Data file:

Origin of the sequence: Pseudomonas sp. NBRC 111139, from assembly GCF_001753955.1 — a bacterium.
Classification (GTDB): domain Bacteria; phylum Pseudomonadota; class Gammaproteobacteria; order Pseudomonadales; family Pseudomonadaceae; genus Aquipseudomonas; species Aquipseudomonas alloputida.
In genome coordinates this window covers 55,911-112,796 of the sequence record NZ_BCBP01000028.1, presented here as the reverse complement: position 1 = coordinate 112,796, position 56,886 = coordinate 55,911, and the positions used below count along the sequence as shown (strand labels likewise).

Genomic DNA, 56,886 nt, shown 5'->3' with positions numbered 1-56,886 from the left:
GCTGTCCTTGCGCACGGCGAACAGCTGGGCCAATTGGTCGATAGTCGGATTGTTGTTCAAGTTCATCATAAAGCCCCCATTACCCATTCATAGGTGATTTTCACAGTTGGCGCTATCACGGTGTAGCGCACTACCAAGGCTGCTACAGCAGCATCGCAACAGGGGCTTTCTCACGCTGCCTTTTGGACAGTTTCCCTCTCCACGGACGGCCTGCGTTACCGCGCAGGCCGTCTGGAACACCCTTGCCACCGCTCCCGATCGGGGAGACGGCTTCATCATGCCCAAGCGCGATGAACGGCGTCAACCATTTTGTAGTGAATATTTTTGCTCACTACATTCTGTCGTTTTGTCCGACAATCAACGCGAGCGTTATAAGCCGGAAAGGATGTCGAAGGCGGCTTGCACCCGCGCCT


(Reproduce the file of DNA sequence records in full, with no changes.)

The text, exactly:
Origin of the sequence: Pseudomonas sp. NBRC 111139, from assembly GCF_001753955.1 — a bacterium.
Classification (GTDB): domain Bacteria; phylum Pseudomonadota; class Gammaproteobacteria; order Pseudomonadales; family Pseudomonadaceae; genus Aquipseudomonas; species Aquipseudomonas alloputida.
In genome coordinates this window covers 55,911-112,796 of the sequence record NZ_BCBP01000028.1, presented here as the reverse complement: position 1 = coordinate 112,796, position 56,886 = coordinate 55,911, and the positions used below count along the sequence as shown (strand labels likewise).

Genomic DNA, 56,886 nt, shown 5'->3' with positions numbered 1-56,886 from the left:
GCTGTCCTTGCGCACGGCGAACAGCTGGGCCAATTGGTCGATAGTCGGATTGTTGTTCAAGTTCATCATAAAGCCCCCATTACCCATTCATAGGTGATTTTCACAGTTGGCGCTATCACGGTGTAGCGCACTACCAAGGCTGCTACAGCAGCATCGCAACAGGGGCTTTCTCACGCTGCCTTTTGGACAGTTTCCCTCTCCACGGACGGCCTGCGTTACCGCGCAGGCCGTCTGGAACACCCTTGCCACCGCTCCCGATCGGGGAGACGGCTTCATCATGCCCAAGCGCGATGAACGGCGTCAACCATTTTGTAGTGAATATTTTTGCTCACTACATTCTGTCGTTTTGTCCGACAATCAACGCGAGCGTTATAAGCCGGAAAGGATGTCGAAGGCGGCTTGCACCCGCGCCT